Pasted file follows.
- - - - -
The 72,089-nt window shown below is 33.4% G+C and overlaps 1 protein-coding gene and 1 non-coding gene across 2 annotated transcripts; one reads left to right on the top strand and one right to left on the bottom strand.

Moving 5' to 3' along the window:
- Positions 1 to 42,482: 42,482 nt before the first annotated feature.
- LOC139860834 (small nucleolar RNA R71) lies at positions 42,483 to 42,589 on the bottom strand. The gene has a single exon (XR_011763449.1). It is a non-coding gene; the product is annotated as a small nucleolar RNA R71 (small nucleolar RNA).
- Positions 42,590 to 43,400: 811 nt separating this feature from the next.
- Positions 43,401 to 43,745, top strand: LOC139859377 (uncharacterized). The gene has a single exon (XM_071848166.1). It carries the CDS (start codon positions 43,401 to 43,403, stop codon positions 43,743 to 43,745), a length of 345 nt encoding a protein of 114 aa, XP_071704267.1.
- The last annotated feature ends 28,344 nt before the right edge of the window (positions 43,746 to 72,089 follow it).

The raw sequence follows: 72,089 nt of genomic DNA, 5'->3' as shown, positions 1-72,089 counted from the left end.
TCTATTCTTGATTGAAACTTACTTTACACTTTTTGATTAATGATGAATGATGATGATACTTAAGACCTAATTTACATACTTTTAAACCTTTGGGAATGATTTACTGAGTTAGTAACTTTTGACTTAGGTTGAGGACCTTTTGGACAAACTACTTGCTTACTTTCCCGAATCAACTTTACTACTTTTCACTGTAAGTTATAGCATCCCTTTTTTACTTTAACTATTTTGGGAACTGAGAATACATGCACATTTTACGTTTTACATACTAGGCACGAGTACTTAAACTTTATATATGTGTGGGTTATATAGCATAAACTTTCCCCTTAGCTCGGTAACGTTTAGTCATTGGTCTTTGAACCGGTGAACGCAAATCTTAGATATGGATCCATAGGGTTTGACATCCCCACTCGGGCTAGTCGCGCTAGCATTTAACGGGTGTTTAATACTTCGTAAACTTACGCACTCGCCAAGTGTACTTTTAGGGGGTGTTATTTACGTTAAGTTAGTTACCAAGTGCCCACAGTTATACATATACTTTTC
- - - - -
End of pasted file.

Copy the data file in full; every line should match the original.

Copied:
The 72,089-nt window shown below is 33.4% G+C and overlaps 1 protein-coding gene and 1 non-coding gene across 2 annotated transcripts; one reads left to right on the top strand and one right to left on the bottom strand.

Moving 5' to 3' along the window:
- Positions 1 to 42,482: 42,482 nt before the first annotated feature.
- LOC139860834 (small nucleolar RNA R71) lies at positions 42,483 to 42,589 on the bottom strand. The gene has a single exon (XR_011763449.1). It is a non-coding gene; the product is annotated as a small nucleolar RNA R71 (small nucleolar RNA).
- Positions 42,590 to 43,400: 811 nt separating this feature from the next.
- Positions 43,401 to 43,745, top strand: LOC139859377 (uncharacterized). The gene has a single exon (XM_071848166.1). It carries the CDS (start codon positions 43,401 to 43,403, stop codon positions 43,743 to 43,745), a length of 345 nt encoding a protein of 114 aa, XP_071704267.1.
- The last annotated feature ends 28,344 nt before the right edge of the window (positions 43,746 to 72,089 follow it).

The raw sequence follows: 72,089 nt of genomic DNA, 5'->3' as shown, positions 1-72,089 counted from the left end.
TCTATTCTTGATTGAAACTTACTTTACACTTTTTGATTAATGATGAATGATGATGATACTTAAGACCTAATTTACATACTTTTAAACCTTTGGGAATGATTTACTGAGTTAGTAACTTTTGACTTAGGTTGAGGACCTTTTGGACAAACTACTTGCTTACTTTCCCGAATCAACTTTACTACTTTTCACTGTAAGTTATAGCATCCCTTTTTTACTTTAACTATTTTGGGAACTGAGAATACATGCACATTTTACGTTTTACATACTAGGCACGAGTACTTAAACTTTATATATGTGTGGGTTATATAGCATAAACTTTCCCCTTAGCTCGGTAACGTTTAGTCATTGGTCTTTGAACCGGTGAACGCAAATCTTAGATATGGATCCATAGGGTTTGACATCCCCACTCGGGCTAGTCGCGCTAGCATTTAACGGGTGTTTAATACTTCGTAAACTTACGCACTCGCCAAGTGTACTTTTAGGGGGTGTTATTTACGTTAAGTTAGTTACCAAGTGCCCACAGTTATACATATACTTTTC